When we lived in Indiana July 4th was a party at my folk’s house. We would wander down from Greenwood; my sister would also wander down from Greenwood. My little sister (who is much younger than me) still lives in Monore Country where Bloomington is. We would all drive down, and then head out to watch the 4th of July parade. Then it was back to mom and dad’s house for burgers, brats and other 4th of July traditions. Now, it is a bit of a drive to get there, but the memories are still there. We would head to my sister’s office in town and sitting on the curb, watching the parade roll by. The parade was always about the city of Bloomington and the university.
It was a majestic display of fire trucks and marching bands. There was always a float with surviving veterans from various wars. WWII, Korea, and Vietnam Veterans celebrated as they rode by. There were also various organizations that would walk by. Politicians would also walk by shaking hands with people. I remember my dad not shaking hands of GOP candidates as they walked by. Dad was a liberal his whole life! We would watch as the kids dived for candy. One of the parts of the parade for some reason I never understood, was throwing candy to the crowd. They would throw tootsie rolls, which made sense, but they would also throw hard dandy.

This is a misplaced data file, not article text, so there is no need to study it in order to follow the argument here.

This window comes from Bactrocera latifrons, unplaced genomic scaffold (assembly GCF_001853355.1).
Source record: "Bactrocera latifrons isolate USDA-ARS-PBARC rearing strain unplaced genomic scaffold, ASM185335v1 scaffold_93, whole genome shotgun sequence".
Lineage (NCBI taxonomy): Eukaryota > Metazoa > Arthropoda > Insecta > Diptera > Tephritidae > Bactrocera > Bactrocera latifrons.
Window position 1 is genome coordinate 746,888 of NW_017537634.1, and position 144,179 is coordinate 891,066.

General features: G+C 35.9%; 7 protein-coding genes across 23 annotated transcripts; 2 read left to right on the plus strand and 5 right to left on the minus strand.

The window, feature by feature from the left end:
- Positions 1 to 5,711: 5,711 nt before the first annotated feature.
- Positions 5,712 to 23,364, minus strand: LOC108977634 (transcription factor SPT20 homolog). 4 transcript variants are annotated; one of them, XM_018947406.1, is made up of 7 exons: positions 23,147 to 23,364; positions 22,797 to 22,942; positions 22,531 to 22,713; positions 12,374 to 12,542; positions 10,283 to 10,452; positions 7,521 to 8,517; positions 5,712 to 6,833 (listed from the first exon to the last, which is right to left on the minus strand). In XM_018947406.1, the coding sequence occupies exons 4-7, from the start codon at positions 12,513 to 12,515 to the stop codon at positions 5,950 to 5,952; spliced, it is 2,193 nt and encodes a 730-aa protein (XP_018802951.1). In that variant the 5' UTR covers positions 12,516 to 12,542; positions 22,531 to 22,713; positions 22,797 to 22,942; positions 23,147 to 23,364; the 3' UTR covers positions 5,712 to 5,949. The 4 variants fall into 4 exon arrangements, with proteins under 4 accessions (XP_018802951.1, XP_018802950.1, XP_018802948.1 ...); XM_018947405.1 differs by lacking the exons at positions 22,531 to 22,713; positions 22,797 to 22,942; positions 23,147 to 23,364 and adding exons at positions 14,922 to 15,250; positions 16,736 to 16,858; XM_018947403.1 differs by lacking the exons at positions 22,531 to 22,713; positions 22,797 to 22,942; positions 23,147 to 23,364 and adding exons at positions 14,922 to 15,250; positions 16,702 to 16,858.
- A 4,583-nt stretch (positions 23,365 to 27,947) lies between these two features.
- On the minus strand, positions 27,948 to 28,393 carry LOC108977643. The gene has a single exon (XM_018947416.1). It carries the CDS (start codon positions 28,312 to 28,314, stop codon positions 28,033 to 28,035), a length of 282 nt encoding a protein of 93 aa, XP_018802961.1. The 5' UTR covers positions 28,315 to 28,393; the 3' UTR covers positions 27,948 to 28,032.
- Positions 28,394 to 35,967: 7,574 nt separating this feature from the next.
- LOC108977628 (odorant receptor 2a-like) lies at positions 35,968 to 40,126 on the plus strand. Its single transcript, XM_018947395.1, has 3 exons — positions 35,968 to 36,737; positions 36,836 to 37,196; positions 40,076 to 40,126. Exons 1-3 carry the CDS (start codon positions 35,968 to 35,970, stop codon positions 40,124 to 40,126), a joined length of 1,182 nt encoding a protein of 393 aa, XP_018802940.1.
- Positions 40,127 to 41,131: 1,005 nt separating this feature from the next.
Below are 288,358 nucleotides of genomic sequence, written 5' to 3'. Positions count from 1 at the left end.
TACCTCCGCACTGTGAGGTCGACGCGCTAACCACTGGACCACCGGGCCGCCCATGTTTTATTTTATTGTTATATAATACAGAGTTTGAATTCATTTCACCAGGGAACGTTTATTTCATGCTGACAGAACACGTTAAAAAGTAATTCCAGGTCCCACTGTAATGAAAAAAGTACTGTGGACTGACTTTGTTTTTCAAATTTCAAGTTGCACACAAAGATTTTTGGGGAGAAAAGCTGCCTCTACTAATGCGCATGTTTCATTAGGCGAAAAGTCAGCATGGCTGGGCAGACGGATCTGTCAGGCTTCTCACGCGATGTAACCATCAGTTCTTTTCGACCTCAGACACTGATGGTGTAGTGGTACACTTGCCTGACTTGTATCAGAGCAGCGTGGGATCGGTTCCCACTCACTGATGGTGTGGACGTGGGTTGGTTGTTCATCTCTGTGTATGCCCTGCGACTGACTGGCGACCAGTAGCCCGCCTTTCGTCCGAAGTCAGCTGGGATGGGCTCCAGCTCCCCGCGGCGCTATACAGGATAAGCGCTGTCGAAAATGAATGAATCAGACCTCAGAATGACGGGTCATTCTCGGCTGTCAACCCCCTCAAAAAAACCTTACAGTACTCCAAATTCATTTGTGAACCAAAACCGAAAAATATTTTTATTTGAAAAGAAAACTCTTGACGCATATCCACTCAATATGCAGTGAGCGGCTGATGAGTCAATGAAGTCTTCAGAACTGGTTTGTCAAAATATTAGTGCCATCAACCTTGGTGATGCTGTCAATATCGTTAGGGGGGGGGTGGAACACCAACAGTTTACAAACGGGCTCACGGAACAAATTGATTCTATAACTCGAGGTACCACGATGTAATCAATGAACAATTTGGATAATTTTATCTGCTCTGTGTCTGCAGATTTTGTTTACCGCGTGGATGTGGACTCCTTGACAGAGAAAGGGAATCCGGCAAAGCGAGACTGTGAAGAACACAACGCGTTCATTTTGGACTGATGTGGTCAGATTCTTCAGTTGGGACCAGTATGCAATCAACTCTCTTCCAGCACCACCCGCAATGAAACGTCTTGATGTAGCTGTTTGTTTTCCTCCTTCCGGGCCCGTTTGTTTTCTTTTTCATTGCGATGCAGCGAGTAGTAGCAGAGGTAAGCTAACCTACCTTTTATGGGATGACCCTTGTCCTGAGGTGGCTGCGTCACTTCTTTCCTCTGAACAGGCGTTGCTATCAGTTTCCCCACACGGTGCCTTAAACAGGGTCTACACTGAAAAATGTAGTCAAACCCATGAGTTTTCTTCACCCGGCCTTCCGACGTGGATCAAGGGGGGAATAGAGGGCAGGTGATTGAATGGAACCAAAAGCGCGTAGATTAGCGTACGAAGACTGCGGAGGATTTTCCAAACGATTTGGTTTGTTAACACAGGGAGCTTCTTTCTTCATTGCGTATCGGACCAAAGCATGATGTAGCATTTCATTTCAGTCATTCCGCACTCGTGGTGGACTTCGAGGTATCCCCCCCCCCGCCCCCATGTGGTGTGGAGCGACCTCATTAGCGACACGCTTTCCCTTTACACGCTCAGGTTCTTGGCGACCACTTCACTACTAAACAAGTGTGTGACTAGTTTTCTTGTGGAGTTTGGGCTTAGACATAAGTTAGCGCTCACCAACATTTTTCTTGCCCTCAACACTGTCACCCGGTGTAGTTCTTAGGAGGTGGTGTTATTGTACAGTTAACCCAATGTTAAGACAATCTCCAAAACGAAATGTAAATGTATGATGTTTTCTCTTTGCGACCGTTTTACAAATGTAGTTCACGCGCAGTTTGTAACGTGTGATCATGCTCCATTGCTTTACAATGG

The Hard candy would shatter and open, but the Tootsie rolls were soft and survived. The other things were bubble gum. That ended up being a problem on the way home, with ten pieces fo bubble gum in twins mouths. But the Bubble gum usually went into the ag that they gave out early in the parade. I used to wonder about that, who thought of giving out bags. And then, did organizers think about the impact of pockets full of candy and put the bag providers at the beginning of the parade? The mini-flash providers were early in the parade on purpose. They would have out the mini-flags so they could be waved for the veterans. All, in a magical day sometimes raining, sometimes hot. But always fun with the family!